The narrative of our rapid transformation to a renewable energy-powered planet is suddenly dominating headlines.
In India too, news of a shift away from coal power and towards clean energy has been doing the rounds. The Bloomberg New Energy Finance New Energy Outlook 2017 report released last week estimates that renewables will comprise 49% of India’s power generation by 2040. Solar and wind energy prices are also plummeting in India after a series of record low bids in auctions across the country and are seemingly competing with coal-fired power plants.
The government is planning India’s energy future based on the goal of 175 gigawatts of renewable energy capacity by 2022 and according to the draft National Electricity Plan released late last year, we will have a capacity of 275 GW of renewable energy by 2027.
However, this optimism of a swift transition to green energy is premature and doesn’t take into account the hidden costs and difficulties of transitioning from fossil fuels.
Is it the right goal?
While there has been a plethora of analysis on whether India will meet the 175 GW goal by 2022 – the overwhelming consensus is that it will not, as the current capacity stands under 60 GW and the country is adding less than 15 GW per annum – few have stopped to ask if such a goal is even desirable.
The record low renewable energy prices also masks the facts. First, renewable energy continues to be generously subsidised in India, so there is no fair basis for arguing that it is cheaper than coal or other fossil fuel. Second, particularly in the case of solar power, the prices are so low that they are unsustainable.
The low bids pose significant risks over the lifetime of the project, which are being ignored in the race to gain a foothold in a booming solar industry – in short, this is a bubble. The falling prices are mostly a result of the significant drop in manufacturing cost of Chinese-made solar panels, meaning the Indian solar energy industry relies heavily on cheap Chinese imports.
This poses many problems. The financial basis of these projects will be threatened if the Chinese government alters its policy of offering generous subsidies to its domestic manufacturers. The reliance on imports is also hurting Indian solar panel manufactures, who are now aggressively lobbying for government support from foreign competition, which, if realised, will drive up prices.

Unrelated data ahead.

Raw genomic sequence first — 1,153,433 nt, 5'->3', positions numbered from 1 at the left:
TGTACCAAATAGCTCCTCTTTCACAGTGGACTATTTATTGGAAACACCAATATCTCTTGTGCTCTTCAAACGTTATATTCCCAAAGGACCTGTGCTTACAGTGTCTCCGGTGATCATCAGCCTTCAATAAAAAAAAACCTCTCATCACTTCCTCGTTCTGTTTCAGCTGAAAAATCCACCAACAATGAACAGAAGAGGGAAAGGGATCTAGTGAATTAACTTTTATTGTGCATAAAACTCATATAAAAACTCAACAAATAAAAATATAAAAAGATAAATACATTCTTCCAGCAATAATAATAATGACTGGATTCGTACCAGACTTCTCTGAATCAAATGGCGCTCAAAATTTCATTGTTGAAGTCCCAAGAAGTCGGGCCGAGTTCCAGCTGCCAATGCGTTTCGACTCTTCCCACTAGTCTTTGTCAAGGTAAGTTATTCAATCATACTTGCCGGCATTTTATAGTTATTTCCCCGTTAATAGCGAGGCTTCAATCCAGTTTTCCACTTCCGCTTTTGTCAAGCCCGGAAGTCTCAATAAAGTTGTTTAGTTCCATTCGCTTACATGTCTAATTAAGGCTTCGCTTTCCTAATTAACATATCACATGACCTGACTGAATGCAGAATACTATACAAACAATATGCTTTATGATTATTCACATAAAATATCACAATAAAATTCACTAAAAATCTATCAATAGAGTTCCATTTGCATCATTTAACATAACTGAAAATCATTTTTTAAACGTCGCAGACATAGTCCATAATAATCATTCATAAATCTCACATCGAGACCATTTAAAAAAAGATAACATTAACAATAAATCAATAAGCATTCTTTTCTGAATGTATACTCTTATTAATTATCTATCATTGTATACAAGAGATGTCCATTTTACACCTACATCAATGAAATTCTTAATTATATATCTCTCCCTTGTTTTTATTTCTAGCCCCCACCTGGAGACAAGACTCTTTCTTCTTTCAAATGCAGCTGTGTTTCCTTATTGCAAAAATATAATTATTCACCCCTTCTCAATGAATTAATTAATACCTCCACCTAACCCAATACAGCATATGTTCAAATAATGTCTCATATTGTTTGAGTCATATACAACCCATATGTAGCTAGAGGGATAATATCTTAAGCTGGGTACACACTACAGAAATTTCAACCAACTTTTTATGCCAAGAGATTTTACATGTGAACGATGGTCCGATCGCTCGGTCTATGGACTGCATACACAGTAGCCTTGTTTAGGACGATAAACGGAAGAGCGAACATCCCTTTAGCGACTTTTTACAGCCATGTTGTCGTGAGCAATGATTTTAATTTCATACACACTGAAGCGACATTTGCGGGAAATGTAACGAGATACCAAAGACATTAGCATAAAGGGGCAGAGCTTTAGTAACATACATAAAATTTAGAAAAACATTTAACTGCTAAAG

Thirdly and most importantly, the metric of Rupees/KWh or Levelised Cost of Electricity, which reflects the full life-cycle costs of a power-generating technology and is used to compare electricity prices, is a flawed measure for evaluating intermittent electricity sources such as solar and wind energy, which add significant integration costs to the grid.
The basic problem of wind and solar generation is that it cannot run all the time as it is dependent on the availability of the energy sources. For instance, in India, the peak power demand is at 6 pm, when solar energy is not available.
As the share of intermittent renewable generation increases in the grid, managing variable renewable energy will become increasingly complicated. The draft electricity plan estimates that renewable energy generation will contribute about 20.3% of the total energy requirement in 2021-’22 and and 24.2% by 2026-’27 respectively, if targets are met.
However, in countries like Germany, where renewable energy penetration is relatively high, operators find it difficult to maintain grid reliability despite significant grid interconnectivity within Europe and infrastructure systems that are far ahead of India, where the primary grid-balancing mechanism is load-shedding.
Germany also has one of the highest prices for electricity in the world, with the renewables revolution paid for by consumers.
To manage the rising share of renewable energy in the grid, thermal power plants will have to be ramped down, so that the grid can take in power from renewable sources whenever available. However, thermal plants cannot be shut down completely, because when solar and wind energy are not available, alternatives will be needed to provide more power to the grid. Lowering the output of thermal power stations affects their profitability, as they lose out on revenue. This unavoidable presence of financially struggling thermal power plants will therefore become inevitable in a high renewable energy system, as seen in the case of Germany.